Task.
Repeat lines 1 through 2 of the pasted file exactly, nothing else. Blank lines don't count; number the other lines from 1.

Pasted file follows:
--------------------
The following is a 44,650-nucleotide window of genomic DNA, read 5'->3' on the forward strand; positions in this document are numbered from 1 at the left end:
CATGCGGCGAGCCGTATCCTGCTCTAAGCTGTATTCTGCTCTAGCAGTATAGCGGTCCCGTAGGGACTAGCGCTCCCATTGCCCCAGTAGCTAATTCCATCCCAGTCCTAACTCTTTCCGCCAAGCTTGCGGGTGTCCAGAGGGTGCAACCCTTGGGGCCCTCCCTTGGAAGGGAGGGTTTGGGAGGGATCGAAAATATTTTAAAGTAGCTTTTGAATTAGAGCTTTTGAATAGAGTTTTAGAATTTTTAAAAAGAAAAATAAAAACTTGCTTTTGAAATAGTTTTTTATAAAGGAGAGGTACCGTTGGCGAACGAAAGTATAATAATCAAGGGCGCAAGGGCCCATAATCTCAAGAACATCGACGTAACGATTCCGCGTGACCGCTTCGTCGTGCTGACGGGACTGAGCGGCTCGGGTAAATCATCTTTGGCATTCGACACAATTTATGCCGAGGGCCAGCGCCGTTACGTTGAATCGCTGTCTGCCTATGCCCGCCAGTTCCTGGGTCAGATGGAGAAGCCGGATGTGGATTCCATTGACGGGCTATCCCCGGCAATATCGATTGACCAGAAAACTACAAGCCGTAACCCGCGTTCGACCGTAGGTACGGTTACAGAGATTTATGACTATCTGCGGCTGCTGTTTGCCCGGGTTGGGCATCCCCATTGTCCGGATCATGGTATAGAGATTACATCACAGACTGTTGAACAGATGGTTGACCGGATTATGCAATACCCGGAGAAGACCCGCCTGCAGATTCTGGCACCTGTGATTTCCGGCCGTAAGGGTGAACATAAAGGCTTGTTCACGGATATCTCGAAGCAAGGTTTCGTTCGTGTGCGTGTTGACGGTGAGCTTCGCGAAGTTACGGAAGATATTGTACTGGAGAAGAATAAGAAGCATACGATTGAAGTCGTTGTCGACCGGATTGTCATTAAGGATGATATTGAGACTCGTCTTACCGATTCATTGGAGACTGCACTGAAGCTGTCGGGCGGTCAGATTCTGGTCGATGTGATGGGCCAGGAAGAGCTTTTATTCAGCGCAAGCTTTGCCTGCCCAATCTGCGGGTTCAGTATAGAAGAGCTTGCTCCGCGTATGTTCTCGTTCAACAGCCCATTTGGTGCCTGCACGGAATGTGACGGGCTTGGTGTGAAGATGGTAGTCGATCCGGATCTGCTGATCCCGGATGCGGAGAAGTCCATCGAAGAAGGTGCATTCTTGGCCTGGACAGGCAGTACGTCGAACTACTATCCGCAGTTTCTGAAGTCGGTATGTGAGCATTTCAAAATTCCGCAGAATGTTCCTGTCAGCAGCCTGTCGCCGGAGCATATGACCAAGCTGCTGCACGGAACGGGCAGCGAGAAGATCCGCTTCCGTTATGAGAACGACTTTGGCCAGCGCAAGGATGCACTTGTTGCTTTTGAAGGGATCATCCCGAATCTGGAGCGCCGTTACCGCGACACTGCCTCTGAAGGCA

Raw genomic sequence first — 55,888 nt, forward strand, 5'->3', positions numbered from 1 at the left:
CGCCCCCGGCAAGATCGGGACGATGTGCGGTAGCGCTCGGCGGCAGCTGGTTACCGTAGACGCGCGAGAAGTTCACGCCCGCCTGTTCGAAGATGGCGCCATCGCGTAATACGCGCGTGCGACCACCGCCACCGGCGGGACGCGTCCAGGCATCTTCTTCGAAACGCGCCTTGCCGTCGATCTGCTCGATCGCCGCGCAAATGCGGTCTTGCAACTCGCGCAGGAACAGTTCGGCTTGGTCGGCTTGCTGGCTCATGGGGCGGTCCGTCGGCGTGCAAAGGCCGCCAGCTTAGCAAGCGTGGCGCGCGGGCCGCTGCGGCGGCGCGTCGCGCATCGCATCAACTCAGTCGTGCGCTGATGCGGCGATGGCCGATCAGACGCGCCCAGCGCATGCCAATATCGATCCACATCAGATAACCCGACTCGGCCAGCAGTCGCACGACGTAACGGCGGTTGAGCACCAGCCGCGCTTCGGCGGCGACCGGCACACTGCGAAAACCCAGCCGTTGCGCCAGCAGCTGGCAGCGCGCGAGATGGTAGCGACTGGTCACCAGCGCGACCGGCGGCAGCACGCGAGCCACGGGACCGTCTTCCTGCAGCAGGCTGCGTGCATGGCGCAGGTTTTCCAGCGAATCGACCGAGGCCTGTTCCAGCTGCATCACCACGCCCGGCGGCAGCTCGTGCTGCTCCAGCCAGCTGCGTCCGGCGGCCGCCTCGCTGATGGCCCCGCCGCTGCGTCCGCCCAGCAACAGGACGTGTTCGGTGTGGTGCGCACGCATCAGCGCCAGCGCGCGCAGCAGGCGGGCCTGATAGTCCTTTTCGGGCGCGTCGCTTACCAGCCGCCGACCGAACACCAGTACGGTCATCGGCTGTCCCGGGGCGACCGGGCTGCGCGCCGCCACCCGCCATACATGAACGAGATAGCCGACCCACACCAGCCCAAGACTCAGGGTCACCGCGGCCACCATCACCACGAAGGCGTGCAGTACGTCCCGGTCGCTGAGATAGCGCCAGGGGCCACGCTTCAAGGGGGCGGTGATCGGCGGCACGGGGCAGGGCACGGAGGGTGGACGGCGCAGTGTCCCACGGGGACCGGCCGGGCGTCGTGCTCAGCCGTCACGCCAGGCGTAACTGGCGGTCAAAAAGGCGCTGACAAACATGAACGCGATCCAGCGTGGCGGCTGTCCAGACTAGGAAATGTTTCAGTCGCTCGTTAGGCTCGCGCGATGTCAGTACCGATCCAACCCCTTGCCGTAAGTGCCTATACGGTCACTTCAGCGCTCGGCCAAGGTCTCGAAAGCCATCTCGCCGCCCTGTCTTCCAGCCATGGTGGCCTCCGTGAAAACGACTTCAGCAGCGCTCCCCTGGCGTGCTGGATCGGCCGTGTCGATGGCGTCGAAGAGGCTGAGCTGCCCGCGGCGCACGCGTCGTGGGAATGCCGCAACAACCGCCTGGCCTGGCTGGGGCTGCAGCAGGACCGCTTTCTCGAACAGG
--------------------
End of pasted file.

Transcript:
The following is a 44,650-nucleotide window of genomic DNA, read 5'->3' on the forward strand; positions in this document are numbered from 1 at the left end:
CATGCGGCGAGCCGTATCCTGCTCTAAGCTGTATTCTGCTCTAGCAGTATAGCGGTCCCGTAGGGACTAGCGCTCCCATTGCCCCAGTAGCTAATTCCATCCCAGTCCTAACTCTTTCCGCCAAGCTTGCGGGTGTCCAGAGGGTGCAACCCTTGGGGCCCTCCCTTGGAAGGGAGGGTTTGGGAGGGATCGAAAATATTTTAAAGTAGCTTTTGAATTAGAGCTTTTGAATAGAGTTTTAGAATTTTTAAAAAGAAAAATAAAAACTTGCTTTTGAAATAGTTTTTTATAAAGGAGAGGTACCGTTGGCGAACGAAAGTATAATAATCAAGGGCGCAAGGGCCCATAATCTCAAGAACATCGACGTAACGATTCCGCGTGACCGCTTCGTCGTGCTGACGGGACTGAGCGGCTCGGGTAAATCATCTTTGGCATTCGACACAATTTATGCCGAGGGCCAGCGCCGTTACGTTGAATCGCTGTCTGCCTATGCCCGCCAGTTCCTGGGTCAGATGGAGAAGCCGGATGTGGATTCCATTGACGGGCTATCCCCGGCAATATCGATTGACCAGAAAACTACAAGCCGTAACCCGCGTTCGACCGTAGGTACGGTTACAGAGATTTATGACTATCTGCGGCTGCTGTTTGCCCGGGTTGGGCATCCCCATTGTCCGGATCATGGTATAGAGATTACATCACAGACTGTTGAACAGATGGTTGACCGGATTATGCAATACCCGGAGAAGACCCGCCTGCAGATTCTGGCACCTGTGATTTCCGGCCGTAAGGGTGAACATAAAGGCTTGTTCACGGATATCTCGAAGCAAGGTTTCGTTCGTGTGCGTGTTGACGGTGAGCTTCGCGAAGTTACGGAAGATATTGTACTGGAGAAGAATAAGAAGCATACGATTGAAGTCGTTGTCGACCGGATTGTCATTAAGGATGATATTGAGACTCGTCTTACCGATTCATTGGAGACTGCACTGAAGCTGTCGGGCGGTCAGATTCTGGTCGATGTGATGGGCCAGGAAGAGCTTTTATTCAGCGCAAGCTTTGCCTGCCCAATCTGCGGGTTCAGTATAGAAGAGCTTGCTCCGCGTATGTTCTCGTTCAACAGCCCATTTGGTGCCTGCACGGAATGTGACGGGCTTGGTGTGAAGATGGTAGTCGATCCGGATCTGCTGATCCCGGATGCGGAGAAGTCCATCGAAGAAGGTGCATTCTTGGCCTGGACAGGCAGTACGTCGAACTACTATCCGCAGTTTCTGAAGTCGGTATGTGAGCATTTCAAAATTCCGCAGAATGTTCCTGTCAGCAGCCTGTCGCCGGAGCATATGACCAAGCTGCTGCACGGAACGGGCAGCGAGAAGATCCGCTTCCGTTATGAGAACGACTTTGGCCAGCGCAAGGATGCACTTGTTGCTTTTGAAGGGATCATCCCGAATCTGGAGCGCCGTTACCGCGACACTGCCTCTGAAGGCA